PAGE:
The first leg of the Expedition ended in Hovd at midnight. But a hotel room was waiting for us and the hot shower was great. The next day Turuu, the Mongol student/artist who was participating in the first two weeks of the Expedition, and I, met with the guide and driver/cook who would take us on the next leg to Maikhan Nature Reserve and Jargalant Hairkhan Uul, a freestanding mountain which is part of the eastern tail end of the Altai Mountains. I had seen the mountain from a distance in 2006 and had done a painting of it at sunrise. I’d been curious about it and wanting to explore it ever since. Now I would get my wish, in ways I could never have envisioned. But first up was the nature reserve, about which I knew nothing except its location on a map.
We left Hovd the next morning heading south along the shore of Khar Us Nuur, stopping for photos along the way. The lake’s edge has the largest expanses of reedbeds left in Asia which are home to many species of birds and endangered wild boar.
There are very few access points to the lake. The one mentioned in the guidebooks is off the main road and has an observation tower, which is where we had lunch. What a view.
We continued on until the turn from tarmac to earth road, going southwest toward the reserve. Good thing we had a driver who knew the area because there were no signs to indicate which road to take.
Our guide had told us there was a cave we could visit. That was something I’d never encountered before in Mongolia so definitely wanted to see it.
After driving up a beautiful valley with a stream running through it and many aspen trees, we came to this place at the end of the road, our campsite for the night. Wow.
Turuu and I painted and sketched in the evening and the next morning and then it was time to move on. Back down the valley we traveled with our next destination in view….Jargalant Hairkhan Uul.
I had only seen the mountain, as I mentioned above, from a fair distance. I really had no idea of its scale until we started to get close. But I did know that we were heading into snow leopard habitat, where the World Wildlife Fund Mongolia has been doing research for some years. In a later post, I’ll be sharing what I learned about snow leopards in this part of Mongolia.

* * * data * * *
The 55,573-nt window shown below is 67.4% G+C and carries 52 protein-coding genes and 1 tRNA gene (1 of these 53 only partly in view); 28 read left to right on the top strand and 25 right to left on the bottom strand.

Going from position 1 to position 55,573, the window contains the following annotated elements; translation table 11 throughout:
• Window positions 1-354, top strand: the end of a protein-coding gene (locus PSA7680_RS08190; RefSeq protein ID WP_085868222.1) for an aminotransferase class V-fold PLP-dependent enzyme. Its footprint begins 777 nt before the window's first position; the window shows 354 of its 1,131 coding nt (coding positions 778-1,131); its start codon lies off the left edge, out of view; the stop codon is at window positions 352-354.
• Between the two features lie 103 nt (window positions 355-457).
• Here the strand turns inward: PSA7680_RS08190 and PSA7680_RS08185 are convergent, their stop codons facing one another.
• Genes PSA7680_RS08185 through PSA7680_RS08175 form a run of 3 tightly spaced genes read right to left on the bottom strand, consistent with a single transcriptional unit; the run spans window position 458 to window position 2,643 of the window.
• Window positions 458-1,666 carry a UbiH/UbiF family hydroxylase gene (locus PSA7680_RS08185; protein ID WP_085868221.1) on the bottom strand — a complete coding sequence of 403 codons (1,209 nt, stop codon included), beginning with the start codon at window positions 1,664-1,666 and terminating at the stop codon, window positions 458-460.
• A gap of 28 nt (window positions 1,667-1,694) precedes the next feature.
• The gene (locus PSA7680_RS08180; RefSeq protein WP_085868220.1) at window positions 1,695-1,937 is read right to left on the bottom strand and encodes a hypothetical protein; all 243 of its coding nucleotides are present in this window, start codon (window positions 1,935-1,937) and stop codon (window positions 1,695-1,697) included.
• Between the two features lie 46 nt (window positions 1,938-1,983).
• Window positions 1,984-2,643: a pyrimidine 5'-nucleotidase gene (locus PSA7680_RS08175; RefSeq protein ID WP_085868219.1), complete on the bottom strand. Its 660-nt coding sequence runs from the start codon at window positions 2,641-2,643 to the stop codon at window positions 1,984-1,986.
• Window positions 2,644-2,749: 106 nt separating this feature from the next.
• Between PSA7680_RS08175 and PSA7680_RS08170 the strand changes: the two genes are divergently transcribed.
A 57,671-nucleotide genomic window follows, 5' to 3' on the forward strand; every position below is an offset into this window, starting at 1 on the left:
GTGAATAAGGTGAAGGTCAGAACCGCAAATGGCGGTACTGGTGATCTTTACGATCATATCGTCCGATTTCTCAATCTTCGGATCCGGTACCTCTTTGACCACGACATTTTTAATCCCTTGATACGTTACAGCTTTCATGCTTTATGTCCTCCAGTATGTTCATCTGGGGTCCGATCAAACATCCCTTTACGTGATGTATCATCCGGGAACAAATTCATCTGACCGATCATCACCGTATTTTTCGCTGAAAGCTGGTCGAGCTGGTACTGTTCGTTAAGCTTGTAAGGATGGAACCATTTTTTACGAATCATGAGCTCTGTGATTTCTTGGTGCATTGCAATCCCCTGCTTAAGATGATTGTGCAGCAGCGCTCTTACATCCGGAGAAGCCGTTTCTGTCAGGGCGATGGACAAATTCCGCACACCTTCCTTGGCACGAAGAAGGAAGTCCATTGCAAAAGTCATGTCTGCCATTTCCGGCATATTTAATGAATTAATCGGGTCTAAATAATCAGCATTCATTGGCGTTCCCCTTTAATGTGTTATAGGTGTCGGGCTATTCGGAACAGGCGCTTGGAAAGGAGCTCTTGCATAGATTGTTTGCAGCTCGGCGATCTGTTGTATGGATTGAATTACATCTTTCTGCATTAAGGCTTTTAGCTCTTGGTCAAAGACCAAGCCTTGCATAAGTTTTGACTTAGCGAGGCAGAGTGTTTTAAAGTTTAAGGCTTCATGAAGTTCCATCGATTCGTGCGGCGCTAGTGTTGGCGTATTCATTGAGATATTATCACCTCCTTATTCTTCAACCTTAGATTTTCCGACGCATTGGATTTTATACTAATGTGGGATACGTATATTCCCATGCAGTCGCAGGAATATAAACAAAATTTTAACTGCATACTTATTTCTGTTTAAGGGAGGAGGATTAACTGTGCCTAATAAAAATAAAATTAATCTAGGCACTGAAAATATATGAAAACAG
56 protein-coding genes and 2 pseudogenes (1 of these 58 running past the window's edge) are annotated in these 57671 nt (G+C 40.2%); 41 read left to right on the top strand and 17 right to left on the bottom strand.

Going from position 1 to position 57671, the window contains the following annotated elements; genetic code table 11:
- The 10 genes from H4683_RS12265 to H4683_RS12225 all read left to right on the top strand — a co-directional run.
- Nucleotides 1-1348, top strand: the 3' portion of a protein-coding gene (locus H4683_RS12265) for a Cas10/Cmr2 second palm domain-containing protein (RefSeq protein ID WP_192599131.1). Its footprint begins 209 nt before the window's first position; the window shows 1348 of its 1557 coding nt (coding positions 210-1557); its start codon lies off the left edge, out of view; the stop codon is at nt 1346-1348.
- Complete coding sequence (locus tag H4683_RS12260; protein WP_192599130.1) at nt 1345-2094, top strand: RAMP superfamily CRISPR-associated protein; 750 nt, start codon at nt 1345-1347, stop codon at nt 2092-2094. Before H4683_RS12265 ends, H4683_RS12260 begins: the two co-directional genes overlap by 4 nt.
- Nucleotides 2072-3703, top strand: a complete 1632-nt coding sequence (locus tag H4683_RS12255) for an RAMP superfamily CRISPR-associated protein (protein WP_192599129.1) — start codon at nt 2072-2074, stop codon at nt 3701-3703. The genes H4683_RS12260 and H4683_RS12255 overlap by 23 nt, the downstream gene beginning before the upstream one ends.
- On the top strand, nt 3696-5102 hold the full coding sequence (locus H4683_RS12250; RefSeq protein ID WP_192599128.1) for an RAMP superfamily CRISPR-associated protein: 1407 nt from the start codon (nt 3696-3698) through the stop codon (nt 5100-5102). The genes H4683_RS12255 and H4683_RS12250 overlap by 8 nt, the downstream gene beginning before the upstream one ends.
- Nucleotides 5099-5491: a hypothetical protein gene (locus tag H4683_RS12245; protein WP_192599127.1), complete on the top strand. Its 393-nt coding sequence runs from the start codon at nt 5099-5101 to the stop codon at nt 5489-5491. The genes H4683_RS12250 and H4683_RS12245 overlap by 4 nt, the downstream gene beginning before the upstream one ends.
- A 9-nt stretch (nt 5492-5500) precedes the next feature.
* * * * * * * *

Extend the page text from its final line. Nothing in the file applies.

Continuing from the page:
It was great having the whole next day to be in this place and have time to amble about and take pictures.
The second afternoon and evening it clouded up, so no evening light. I noted in my journal that at about 9:24pm bladder pressure reached the point where I had to go out and deal with it. It had already gotten quite windy and there had been a little rain on and off. I was back in my tent at (I checked) 9:27pm when a heavy downpour hit like someone had flipped a switch. Good timing.
As we headed back down the mountain after lunch, our guide said that the driver knew of another road that accessed the lakeshore, so of course we had to see that.
The beach was the last stop and then it was time to head back to Hovd.
Back in town, Turuu had to catch a flight back to Ulaanbaatar to register for university. I was sorry he couldn’t stay for the rest of the trip, but very glad he was along for most of it.
The next destination for the Expedition was also a place that I had been to for a very short time in 2006, Khomyn Tal, one of the three places where takhi/Przewalski’s horses have been reintroduced. The journey there and the three days I spent with the horses will be the subject of my next post.